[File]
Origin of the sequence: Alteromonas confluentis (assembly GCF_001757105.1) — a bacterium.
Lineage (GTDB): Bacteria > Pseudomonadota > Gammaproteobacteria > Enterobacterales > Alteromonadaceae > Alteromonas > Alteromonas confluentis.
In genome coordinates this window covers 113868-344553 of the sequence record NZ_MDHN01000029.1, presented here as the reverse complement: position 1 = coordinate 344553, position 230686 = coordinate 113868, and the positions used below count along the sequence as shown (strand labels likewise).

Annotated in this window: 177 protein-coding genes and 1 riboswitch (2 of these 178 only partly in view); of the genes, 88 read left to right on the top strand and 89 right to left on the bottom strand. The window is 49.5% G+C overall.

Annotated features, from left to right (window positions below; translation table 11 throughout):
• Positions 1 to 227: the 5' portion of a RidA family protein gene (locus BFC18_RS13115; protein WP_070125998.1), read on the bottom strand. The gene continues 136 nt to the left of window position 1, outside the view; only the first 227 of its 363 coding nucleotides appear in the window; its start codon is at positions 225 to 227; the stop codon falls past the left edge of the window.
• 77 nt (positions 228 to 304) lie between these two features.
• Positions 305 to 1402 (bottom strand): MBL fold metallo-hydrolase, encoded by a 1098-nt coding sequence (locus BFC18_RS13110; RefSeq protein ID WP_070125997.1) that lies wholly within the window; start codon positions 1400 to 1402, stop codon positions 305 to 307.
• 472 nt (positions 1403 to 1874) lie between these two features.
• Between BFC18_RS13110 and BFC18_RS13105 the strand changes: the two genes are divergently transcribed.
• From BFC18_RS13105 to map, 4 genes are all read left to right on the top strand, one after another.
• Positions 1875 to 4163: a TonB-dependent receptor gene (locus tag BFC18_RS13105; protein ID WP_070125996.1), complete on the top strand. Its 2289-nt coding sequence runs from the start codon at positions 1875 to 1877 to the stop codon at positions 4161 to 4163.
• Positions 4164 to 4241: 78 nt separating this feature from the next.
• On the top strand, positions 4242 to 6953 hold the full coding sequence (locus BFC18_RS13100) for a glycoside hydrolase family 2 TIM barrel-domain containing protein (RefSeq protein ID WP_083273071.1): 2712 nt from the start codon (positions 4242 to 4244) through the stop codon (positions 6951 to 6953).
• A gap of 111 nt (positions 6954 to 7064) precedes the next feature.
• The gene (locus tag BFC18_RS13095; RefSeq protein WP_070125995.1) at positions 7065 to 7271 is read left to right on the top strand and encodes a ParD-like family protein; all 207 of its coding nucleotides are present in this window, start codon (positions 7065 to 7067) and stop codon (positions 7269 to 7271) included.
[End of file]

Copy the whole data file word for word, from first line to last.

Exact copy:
Origin of the sequence: Alteromonas confluentis (assembly GCF_001757105.1) — a bacterium.
Lineage (GTDB): Bacteria > Pseudomonadota > Gammaproteobacteria > Enterobacterales > Alteromonadaceae > Alteromonas > Alteromonas confluentis.
In genome coordinates this window covers 113868-344553 of the sequence record NZ_MDHN01000029.1, presented here as the reverse complement: position 1 = coordinate 344553, position 230686 = coordinate 113868, and the positions used below count along the sequence as shown (strand labels likewise).

Annotated in this window: 177 protein-coding genes and 1 riboswitch (2 of these 178 only partly in view); of the genes, 88 read left to right on the top strand and 89 right to left on the bottom strand. The window is 49.5% G+C overall.

Annotated features, from left to right (window positions below; translation table 11 throughout):
• Positions 1 to 227: the 5' portion of a RidA family protein gene (locus BFC18_RS13115; protein WP_070125998.1), read on the bottom strand. The gene continues 136 nt to the left of window position 1, outside the view; only the first 227 of its 363 coding nucleotides appear in the window; its start codon is at positions 225 to 227; the stop codon falls past the left edge of the window.
• 77 nt (positions 228 to 304) lie between these two features.
• Positions 305 to 1402 (bottom strand): MBL fold metallo-hydrolase, encoded by a 1098-nt coding sequence (locus BFC18_RS13110; RefSeq protein ID WP_070125997.1) that lies wholly within the window; start codon positions 1400 to 1402, stop codon positions 305 to 307.
• 472 nt (positions 1403 to 1874) lie between these two features.
• Between BFC18_RS13110 and BFC18_RS13105 the strand changes: the two genes are divergently transcribed.
• From BFC18_RS13105 to map, 4 genes are all read left to right on the top strand, one after another.
• Positions 1875 to 4163: a TonB-dependent receptor gene (locus tag BFC18_RS13105; protein ID WP_070125996.1), complete on the top strand. Its 2289-nt coding sequence runs from the start codon at positions 1875 to 1877 to the stop codon at positions 4161 to 4163.
• Positions 4164 to 4241: 78 nt separating this feature from the next.
• On the top strand, positions 4242 to 6953 hold the full coding sequence (locus BFC18_RS13100) for a glycoside hydrolase family 2 TIM barrel-domain containing protein (RefSeq protein ID WP_083273071.1): 2712 nt from the start codon (positions 4242 to 4244) through the stop codon (positions 6951 to 6953).
• A gap of 111 nt (positions 6954 to 7064) precedes the next feature.
• The gene (locus tag BFC18_RS13095; RefSeq protein WP_070125995.1) at positions 7065 to 7271 is read left to right on the top strand and encodes a ParD-like family protein; all 207 of its coding nucleotides are present in this window, start codon (positions 7065 to 7067) and stop codon (positions 7269 to 7271) included.